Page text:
By Dorothy Tarpley
They married young, merely teens out of high school. Inexpensive wedding bands were all they could afford, though that had nothing to do with the love they felt for one another. No one would bet on this marriage lasting, they were just too young.
He graduated college while working a night shift job. She worked full time to pay for his classes. They didn’t consider themselves deprived or disadvantaged in any way.
Still young and in love, they welcomed their first child, a son. Ten months later, they welcomed their second son. No one would bet on the marriage surviving the struggles and stress of two babies in ten months. But they came from strong families and good parenting and lived by the positive examples and values passed to them.
Life smoothed out with more financial stability. They purchased their first home, with other young families in the neighborhood. Their third child arrived, a much-wished-for daughter. Life was stable, the marriage was strong.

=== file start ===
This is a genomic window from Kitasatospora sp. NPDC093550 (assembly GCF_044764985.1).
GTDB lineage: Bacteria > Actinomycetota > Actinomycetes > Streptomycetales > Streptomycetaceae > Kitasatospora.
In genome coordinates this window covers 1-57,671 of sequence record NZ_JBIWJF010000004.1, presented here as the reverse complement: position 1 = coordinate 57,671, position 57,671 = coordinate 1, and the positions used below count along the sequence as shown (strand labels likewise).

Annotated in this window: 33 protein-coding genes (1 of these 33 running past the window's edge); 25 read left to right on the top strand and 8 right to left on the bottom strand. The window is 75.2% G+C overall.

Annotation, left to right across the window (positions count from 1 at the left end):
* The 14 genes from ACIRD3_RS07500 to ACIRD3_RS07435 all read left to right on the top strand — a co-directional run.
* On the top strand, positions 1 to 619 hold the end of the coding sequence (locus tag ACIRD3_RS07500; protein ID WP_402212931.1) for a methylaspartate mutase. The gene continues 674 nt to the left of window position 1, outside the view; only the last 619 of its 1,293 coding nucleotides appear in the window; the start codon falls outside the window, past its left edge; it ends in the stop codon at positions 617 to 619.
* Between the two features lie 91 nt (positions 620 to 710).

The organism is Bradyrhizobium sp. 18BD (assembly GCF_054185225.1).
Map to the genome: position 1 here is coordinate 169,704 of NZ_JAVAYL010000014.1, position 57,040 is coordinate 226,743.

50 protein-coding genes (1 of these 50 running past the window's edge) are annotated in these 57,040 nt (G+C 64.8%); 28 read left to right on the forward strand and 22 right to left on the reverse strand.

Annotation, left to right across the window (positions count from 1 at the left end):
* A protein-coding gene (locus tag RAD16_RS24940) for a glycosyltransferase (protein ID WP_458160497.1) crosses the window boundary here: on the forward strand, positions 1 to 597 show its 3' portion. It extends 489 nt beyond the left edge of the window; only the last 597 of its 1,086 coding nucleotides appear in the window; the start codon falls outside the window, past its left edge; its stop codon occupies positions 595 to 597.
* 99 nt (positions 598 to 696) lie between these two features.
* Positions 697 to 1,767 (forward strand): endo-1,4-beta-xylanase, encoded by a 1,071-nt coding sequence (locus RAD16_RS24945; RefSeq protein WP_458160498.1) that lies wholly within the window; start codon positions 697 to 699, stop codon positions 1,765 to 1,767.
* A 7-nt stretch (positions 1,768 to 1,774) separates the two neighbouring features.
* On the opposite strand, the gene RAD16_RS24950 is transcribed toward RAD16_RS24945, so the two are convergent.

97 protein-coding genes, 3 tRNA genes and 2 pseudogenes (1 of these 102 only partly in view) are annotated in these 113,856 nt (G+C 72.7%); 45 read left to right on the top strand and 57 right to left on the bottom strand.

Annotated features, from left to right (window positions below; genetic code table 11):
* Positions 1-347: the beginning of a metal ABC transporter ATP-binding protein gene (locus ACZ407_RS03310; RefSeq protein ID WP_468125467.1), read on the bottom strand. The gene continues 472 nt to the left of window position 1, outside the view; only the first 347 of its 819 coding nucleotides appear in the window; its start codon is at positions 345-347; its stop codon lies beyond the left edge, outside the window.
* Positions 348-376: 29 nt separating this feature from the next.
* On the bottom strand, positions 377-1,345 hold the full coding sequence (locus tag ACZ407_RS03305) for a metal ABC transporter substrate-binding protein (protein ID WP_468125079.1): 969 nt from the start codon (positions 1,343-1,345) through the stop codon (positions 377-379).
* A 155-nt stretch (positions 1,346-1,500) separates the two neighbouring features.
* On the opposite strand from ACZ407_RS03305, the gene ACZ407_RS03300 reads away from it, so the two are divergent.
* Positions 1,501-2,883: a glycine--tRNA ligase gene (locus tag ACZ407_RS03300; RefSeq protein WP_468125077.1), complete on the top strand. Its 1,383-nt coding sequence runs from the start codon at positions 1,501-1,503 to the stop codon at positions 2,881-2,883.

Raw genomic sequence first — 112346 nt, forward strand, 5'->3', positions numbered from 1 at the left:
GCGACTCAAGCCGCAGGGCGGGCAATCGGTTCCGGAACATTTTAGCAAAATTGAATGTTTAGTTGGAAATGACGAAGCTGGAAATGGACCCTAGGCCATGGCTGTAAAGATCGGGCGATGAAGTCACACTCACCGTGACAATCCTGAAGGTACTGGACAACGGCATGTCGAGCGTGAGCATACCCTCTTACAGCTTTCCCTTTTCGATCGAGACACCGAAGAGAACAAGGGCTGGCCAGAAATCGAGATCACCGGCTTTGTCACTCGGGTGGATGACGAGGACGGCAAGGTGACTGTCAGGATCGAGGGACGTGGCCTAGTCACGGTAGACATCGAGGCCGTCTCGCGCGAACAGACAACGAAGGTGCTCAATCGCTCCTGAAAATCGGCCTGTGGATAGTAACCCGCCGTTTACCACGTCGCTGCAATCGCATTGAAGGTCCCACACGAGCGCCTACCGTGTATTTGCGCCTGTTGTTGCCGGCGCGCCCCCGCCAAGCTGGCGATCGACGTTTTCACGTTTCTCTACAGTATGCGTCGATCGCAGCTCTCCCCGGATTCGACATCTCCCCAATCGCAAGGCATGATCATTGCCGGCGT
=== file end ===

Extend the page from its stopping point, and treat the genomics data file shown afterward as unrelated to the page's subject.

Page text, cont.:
The years seemed to fly by at warp speed. Suddenly it seemed the kids were grown and raising families of their own. They became grandparents and joined the ranks of the retired.
One Christmas morning, with family gathered, a large wrapped present appeared. It was tagged from him to her and was saved until all the other gifts had been opened. The present was hard to unwrap but contained only several weights to make it so heavy. She was confused until she spotted a small box at the bottom. Before she could open it, he knelt down, said he loved her and that he had waited way too many years to replace her inexpensive wedding band. In the box, a beautiful diamond ring.
With all they have shared and built into their 58 years of marriage, the question answers itself: “Will you still love me tomorrow?”